After another year of financial growth, NHL teams will have more spending money this summer.
The NHL on Thursday said that the 2018-19 salary cap will increase to $79.5 million. It's the seventh straight season the cap has grown since the lockout-shortened 2012-13 season.
With the $4.5 million jump, it’s the largest climb since 2013-14 to 2014-15, when it rose $4.7 million from $64.3 million to $69 million. Last season, the cap was $75 million.
So what does the cap increase mean for the Flyers and where do they stand now?
Projected cap space
Before the increase, the Flyers had about $17.2 million in cap space, according to CapFriendly.com. With the boost, that figure jumps up to $21.7 million.
The Flyers currently have roughly $57.8 million in projected cap hits, which includes 17 players.
Heading into the summer, the Flyers have 16 free agents — nine restricted — after re-signing Colin McDonald to an AHL contract. Their RFAs are Robert Hagg, Samuel Morin, Taylor Leier, Alex Lyon, Anthony Stolarz, Reece Willcox, Danick Martel and Petr Mrazek.
The UFAs are Matt Read, Brandon Manning, Valtteri Filppula, Johnny Oduya, Dustin Tokarski, John Muse and Will O’Neill. The Flyers haven’t shut the door on Filppula returning but it would come at a significant pay decrease. The rest likely aren’t returning.
Ilya Bryzgalov’s compliance buyout remains on the books through 2026-27 but doesn’t count toward the cap. R.J. Umberger’s buyout finally comes off the books this summer.
Since taking over as general manager in 2014-15, Ron Hextall has prioritized operating responsibility. It was a complete shift in philosophy from the previous front office.
The Flyers began the 2017-18 season with $2.4 million in cap space and finished with $1.3 million. They didn’t use long-term injured reserve, meaning they had no LTIR relief.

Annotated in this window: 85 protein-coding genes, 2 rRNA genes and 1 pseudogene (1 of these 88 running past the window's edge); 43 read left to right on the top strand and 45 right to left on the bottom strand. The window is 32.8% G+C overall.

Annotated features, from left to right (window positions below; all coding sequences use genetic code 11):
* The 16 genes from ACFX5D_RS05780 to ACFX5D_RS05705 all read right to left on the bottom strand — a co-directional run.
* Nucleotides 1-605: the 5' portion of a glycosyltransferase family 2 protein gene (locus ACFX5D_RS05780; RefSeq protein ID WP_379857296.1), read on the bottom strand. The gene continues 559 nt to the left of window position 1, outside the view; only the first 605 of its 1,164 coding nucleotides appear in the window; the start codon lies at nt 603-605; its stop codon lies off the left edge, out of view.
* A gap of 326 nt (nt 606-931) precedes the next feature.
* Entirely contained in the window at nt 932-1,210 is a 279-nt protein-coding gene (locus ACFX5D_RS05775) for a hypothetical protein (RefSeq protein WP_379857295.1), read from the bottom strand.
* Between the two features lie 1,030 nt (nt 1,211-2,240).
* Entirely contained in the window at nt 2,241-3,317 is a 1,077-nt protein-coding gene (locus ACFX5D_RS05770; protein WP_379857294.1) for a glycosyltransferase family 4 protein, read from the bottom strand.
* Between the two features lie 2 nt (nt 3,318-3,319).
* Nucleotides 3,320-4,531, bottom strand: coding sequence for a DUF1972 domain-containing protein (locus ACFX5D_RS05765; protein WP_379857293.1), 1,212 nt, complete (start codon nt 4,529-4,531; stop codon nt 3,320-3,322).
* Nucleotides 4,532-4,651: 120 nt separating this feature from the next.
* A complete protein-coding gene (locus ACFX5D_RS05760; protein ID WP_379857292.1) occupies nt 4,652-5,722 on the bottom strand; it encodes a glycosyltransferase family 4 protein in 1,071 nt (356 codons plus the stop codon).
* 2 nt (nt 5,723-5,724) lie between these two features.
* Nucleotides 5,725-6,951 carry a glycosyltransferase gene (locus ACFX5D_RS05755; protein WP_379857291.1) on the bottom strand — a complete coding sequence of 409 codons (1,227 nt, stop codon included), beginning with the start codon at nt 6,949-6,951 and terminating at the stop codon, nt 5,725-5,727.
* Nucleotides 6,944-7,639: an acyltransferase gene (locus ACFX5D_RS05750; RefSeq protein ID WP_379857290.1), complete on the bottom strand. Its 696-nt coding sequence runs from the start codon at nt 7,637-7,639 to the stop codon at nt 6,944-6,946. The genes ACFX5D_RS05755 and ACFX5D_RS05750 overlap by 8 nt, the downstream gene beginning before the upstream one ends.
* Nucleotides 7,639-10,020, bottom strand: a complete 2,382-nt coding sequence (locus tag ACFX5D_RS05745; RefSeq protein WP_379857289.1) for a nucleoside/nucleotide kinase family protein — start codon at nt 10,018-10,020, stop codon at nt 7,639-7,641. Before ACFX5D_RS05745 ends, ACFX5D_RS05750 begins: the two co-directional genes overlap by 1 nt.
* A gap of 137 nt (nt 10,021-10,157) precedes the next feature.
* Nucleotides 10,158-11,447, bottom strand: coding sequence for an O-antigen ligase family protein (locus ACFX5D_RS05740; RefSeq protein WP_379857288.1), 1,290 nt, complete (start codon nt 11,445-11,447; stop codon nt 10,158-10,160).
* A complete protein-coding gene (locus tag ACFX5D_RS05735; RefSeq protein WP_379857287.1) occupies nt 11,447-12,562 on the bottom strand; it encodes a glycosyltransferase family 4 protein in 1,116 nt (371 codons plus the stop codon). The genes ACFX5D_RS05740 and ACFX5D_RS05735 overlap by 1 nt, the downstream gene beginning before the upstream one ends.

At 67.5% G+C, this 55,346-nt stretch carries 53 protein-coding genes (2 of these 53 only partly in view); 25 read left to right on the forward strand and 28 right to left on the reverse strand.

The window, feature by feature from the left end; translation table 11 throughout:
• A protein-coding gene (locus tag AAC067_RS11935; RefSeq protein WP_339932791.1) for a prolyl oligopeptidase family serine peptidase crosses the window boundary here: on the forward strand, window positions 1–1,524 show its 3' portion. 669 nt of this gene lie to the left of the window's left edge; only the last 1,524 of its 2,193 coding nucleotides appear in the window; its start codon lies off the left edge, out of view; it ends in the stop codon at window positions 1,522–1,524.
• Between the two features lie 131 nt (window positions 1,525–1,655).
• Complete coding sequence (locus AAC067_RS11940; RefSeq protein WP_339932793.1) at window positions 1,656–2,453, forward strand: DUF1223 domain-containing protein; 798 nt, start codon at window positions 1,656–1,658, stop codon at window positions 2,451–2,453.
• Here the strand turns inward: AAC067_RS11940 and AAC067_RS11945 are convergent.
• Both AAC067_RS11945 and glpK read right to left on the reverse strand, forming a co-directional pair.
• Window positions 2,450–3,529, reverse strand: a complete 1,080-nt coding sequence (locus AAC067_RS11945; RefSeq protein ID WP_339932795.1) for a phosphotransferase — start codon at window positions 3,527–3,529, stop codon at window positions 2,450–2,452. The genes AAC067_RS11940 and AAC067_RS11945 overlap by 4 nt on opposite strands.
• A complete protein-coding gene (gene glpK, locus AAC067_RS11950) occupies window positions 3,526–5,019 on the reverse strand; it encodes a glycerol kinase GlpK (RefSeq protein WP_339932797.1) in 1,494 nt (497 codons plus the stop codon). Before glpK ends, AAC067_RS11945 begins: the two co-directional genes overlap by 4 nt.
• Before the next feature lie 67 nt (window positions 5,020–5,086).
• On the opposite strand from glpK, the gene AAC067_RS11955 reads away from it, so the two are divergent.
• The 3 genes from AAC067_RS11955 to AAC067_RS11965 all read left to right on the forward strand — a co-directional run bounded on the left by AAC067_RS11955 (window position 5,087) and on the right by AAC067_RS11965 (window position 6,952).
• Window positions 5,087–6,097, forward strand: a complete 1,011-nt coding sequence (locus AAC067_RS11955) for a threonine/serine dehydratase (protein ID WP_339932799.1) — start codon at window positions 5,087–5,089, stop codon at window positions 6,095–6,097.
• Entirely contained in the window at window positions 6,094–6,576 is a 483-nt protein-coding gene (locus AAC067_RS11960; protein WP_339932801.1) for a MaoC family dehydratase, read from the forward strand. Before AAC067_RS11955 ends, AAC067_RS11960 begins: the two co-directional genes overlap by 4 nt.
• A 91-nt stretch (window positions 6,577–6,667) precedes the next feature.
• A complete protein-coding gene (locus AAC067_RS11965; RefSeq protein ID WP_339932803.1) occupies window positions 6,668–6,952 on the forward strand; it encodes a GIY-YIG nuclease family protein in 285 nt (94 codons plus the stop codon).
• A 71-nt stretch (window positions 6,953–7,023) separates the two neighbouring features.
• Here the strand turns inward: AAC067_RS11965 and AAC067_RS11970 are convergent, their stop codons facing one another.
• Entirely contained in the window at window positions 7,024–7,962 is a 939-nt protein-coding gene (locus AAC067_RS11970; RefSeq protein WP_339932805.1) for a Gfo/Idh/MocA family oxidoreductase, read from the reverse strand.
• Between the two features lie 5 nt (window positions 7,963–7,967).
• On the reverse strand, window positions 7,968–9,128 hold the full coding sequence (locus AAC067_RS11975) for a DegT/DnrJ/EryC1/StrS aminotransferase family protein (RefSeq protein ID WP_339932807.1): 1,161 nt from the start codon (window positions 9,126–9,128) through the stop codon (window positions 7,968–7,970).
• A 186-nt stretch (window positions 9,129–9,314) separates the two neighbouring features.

Hextall has dug the Flyers out of salary cap purgatory and 2017-18 was the first in a while the team did not have to worry about being cap compliant at any point of the season.
It’s safe to say that whatever unfolds over the next few months, Hextall will want to carry at least a $2 million cushion into the Flyers’ opener vs. the Golden Knights in Vegas on Oct. 4.
How it affects free agency
This is an important note to remember as we progress through the offseason: just because the salary cap officially increased, it doesn’t mean it’s going to change Hextall’s philosophy.
It’s an odd time for the Flyers as they look to take the next step without abandoning the plan Hextall laid out five summers ago. They are going to change, but just how much?
After his pre-draft news conference last week, Hextall said that he’s had no conversation with Ilya Kovalchuk, who’s returning to the NHL after five seasons in the KHL. Not a shocker.
What did give us insight into Hextall’s plan approaching free agency was him closing the door on the Flyers making long-term commitments. He left the door open for the Flyers to dip into the market but ultimately shut down the possibility of them chasing a John Tavares type.
“We’d like to get better,” Hextall told reporters, “but we’re not going to do something stupid long term to try to get better [for] one or two years. We have money to spend short term. We can do something short term in the sense that it doesn’t bottle us up in three or four years.”
Reading between the lines, Hextall knows what’s coming down the road. Entry-level contracts expiring and kids coming up through the ranks. That means contract extensions and raises.
It’s not just a salary cap problem anymore; it’s more about roster spots. Hextall doesn’t want to block prospects by bringing in Band-Aids that will only create issues down the line.
The cap does come into play, of course. But it’s not the only factor. At least not anymore.
How they could spend
Hextall said last week he desires righty defensemen and would like to add another veteran. With Filppula’s contract expiring, the Flyers have a hole to fill on the third line. Some may argue, with valid evidence, the Flyers could benefit from bringing in another top-sixer.
The problem is, this summer’s free-agent market doesn’t have many big fish. Outside of Tavares, the forwards don’t scream “come to get me.” There are a few veteran options that could make sense — Paul Stastny or Riley Nash, for example. If we look at right-handed D-men, John Carlson and Mike Green head the list of UFAs but cross Carlson off the wish list.
With $21.7 million in cap space, the Flyers have enough wiggle room to check off their internal checklist and bring in one or two pieces via free agency.
But don’t let the cap increase fool you, it won’t change how Hextall attacks this summer.
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